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Dream Team : Don Maddocks

I started following speedway in the later forties, followed Liverpool originally, then on their becoming defunct, switched to Belle Vue (Ron Johnson, Ken Sharples, Dick Fisher etc). Then relocated to Southampton, and followed the Saints, and when they subsequently lost their stadium, (I must be a Jonah?) travelled across each week to support Poole Pirates. It is the latter team, for which I shall try to name my all timers.

Lofqvist

Brian Crutcher
Saw Brian Crutcher when he was 16 years old at Stanley Stadium Liverpool. He came out in his first race, immaculate bike, gleaming leathers, white helmet cover and scarf. Won that race in a new track record, and went on to complete a maximum. He was awesome, and not much older than me...

Malcolm Simmons
King of Wimborne Road. When he joined Pirates from Kings Lynn in 1975 (?) he took some little time to get used to the track, although scoring maximums away from home. When he did master the track, he was unbeatable, such a stylist, and could win races from the front, or from the back. What a pity he had to have Peter Collins - who won - in the same world final in Poland, when both were at their best.

Eric Broadbelt
Gets my vote for being probably the scariest, most thrilling, greatest trier, and wonderful team member, that I have seen. To watch Eric come from the back, scraping the fence, and throwing his bike into a bend was speedway at its most thrilling

Christer Loqvist
Sadly died of a brain tumour, Christer was also a crowd pleaser but essentially our number 1 when we were short of quality at Poole. Small but big hearted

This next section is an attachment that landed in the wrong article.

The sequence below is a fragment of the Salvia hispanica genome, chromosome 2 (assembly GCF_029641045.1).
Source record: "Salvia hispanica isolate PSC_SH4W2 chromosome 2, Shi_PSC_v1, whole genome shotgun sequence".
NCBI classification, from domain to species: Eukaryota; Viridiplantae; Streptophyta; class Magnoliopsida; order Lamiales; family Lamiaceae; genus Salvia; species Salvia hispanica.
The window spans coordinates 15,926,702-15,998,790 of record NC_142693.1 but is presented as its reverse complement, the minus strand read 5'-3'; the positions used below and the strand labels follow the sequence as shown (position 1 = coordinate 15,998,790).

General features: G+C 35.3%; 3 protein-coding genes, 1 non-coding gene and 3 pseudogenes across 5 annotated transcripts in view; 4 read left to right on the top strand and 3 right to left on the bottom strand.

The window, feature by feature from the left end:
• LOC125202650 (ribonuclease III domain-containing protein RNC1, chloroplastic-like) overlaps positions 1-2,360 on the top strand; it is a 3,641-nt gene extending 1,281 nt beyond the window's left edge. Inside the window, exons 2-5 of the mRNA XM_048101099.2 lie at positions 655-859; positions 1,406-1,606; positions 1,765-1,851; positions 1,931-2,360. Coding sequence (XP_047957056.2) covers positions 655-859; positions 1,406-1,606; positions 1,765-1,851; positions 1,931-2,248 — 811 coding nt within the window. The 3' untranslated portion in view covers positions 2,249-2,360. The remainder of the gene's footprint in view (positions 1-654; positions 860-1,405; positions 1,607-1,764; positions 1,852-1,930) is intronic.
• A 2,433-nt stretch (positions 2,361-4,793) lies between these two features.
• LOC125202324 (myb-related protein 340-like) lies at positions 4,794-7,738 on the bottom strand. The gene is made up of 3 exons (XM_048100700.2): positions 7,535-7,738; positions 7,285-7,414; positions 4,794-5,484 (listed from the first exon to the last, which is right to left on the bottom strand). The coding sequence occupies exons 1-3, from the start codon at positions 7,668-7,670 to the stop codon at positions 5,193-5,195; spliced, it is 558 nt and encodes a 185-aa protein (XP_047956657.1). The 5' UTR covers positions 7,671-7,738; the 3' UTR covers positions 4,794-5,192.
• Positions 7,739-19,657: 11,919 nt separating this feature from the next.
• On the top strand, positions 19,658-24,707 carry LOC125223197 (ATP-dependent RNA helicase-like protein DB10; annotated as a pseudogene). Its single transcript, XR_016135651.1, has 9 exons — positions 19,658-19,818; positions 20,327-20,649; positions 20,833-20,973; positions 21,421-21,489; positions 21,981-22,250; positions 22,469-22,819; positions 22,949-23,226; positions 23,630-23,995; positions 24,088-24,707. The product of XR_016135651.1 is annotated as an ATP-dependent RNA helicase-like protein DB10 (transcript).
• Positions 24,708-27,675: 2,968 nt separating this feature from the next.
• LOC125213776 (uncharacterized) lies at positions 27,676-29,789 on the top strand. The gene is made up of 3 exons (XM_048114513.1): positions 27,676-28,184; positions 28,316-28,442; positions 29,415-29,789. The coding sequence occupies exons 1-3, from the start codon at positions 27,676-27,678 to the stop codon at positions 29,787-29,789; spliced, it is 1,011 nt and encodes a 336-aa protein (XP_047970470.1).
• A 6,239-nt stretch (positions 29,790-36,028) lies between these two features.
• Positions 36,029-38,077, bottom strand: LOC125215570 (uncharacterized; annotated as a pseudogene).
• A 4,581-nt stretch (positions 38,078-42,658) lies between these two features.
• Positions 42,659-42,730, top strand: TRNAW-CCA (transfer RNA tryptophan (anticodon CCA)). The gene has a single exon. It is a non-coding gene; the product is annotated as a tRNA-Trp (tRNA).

Pete Smith
Steady, consistent, Pete seemed to have been at Poole for ever......Always reliable, knew the Wimborne track like the back of his hand, and surprised even the most seasoned opponents with his seemingly suicidal inside swoops.

Colin Goody
Colin was always a veteran, but even in the twilight of his speedway career, came to Poole and was invaluable as a substitute, or just reserve rider. Together with Dicky May, they would find themselves, as a pairing, in a critical heat towards the end of a match, and race their hearts out. and invariably saved the day.

Neil Middleditch
Gangly Neil, rather awkward in his style, nevertheless was a Poole man through and through. His father Ken was captain of the club in his day, and Neil followed. Eventually his persistence paid, and he became an invaluable team member, and then Team Manager.

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This article was first published on 15th June 2006

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